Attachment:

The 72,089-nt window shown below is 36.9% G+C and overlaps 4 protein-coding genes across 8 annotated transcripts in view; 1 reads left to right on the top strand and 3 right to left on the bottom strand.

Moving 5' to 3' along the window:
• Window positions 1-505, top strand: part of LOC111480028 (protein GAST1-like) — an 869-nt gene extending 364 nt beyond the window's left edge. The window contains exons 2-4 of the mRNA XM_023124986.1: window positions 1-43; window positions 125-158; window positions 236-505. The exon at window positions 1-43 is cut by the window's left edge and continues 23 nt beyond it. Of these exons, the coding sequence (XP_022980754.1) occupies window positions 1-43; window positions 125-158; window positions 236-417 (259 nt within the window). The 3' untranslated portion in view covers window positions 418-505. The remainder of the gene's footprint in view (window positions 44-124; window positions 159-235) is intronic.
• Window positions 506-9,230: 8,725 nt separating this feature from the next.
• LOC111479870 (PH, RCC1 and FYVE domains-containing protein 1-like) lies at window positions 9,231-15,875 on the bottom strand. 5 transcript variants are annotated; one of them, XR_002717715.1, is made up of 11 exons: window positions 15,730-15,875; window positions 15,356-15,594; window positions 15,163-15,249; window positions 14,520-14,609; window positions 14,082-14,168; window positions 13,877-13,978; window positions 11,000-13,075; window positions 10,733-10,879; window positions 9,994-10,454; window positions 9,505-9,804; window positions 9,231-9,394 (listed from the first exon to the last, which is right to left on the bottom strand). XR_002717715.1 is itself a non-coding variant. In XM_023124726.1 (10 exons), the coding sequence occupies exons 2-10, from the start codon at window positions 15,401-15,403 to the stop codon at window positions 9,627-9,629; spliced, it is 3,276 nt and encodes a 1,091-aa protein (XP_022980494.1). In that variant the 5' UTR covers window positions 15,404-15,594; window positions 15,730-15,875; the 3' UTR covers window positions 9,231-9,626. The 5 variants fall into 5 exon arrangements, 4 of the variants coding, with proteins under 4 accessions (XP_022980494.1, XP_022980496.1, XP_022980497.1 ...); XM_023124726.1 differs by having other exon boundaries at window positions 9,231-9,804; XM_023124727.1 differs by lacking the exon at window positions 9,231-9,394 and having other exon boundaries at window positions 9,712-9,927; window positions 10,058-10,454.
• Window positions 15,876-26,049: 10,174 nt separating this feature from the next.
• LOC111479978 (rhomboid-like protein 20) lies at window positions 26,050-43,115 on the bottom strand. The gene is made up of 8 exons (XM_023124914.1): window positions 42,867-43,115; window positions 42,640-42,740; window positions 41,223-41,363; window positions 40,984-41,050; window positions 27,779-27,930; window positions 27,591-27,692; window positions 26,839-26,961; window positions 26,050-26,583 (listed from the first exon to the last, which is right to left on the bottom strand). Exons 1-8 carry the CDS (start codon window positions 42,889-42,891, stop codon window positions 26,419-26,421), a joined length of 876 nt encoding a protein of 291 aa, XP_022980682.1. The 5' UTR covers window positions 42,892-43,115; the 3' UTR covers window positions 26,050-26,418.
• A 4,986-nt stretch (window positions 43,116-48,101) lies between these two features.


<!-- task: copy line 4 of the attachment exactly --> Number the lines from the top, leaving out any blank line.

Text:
• Window positions 506-9,230: 8,725 nt separating this feature from the next.